Authors: David Almeida and Mark Eisen
Published in Law360
In 2006, the Federal Communications Commission enacted the so-called solicited fax rule under the Telephone Consumer Protection Act. This rule required certain byzantine language to appear at the bottom of every single fax advertisement informing recipients how to opt out of receiving future faxes, even if those faxes were requested (i.e., solicited) by the recipients. What is more, violations of this regulation are punishable by between $500 and $1,500 per fax in statutory damages.
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Author: Jeremy Gilman (former Partner at Benesch Law)
Sometimes, appellate decisions are written in a purely clinical voice. Other times, they’re infused with a dash of hot sauce.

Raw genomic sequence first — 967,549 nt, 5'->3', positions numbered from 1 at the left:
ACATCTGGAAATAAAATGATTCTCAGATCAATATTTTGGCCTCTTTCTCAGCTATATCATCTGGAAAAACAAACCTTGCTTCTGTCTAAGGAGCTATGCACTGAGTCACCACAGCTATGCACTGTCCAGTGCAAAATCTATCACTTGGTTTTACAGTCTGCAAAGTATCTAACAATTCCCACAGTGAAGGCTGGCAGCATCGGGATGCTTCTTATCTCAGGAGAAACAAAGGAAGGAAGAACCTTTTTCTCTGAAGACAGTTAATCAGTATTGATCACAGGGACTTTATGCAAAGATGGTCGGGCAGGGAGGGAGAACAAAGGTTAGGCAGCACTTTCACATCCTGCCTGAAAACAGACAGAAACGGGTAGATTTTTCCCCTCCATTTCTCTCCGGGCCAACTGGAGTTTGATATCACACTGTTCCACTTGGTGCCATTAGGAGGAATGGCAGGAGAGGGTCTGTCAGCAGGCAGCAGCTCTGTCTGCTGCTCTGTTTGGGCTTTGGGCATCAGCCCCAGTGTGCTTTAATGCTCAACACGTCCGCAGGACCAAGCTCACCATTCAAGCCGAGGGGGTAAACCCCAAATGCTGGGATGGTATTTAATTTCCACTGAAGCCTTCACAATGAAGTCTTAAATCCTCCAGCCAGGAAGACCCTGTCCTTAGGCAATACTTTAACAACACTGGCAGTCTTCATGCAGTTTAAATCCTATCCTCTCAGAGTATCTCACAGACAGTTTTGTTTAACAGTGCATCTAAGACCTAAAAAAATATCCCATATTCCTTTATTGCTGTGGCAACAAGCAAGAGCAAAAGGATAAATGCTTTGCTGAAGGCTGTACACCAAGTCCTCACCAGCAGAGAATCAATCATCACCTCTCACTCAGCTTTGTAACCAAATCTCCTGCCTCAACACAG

Plaintiffs, who worked for defendants’ “Fourth Street Live” entertainment district in downtown Louisville, brought a putative class action against defendants in the Western District of Kentucky alleging violations of the Kentucky Wage and Hour Act relating to “their policies regarding off-the-clock work and mandatory tip-pooling.” The court granted plaintiffs’ class certification motion. Defendants then sought interlocutory appellate review but that was denied, as was their motion to reconsider. Settlement discussions ensued, and the parties eventually reached agreement on the financial aspects. It took them nearly another year, however, to agree on the non-monetary terms. When that occurred, the parties filed a joint status report advising the court that they’d settled and that formal settlement documents would soon follow. Continue reading “In a Scorching Opinion, Sixth Circuit Refuses to Undo Class Action Settlement”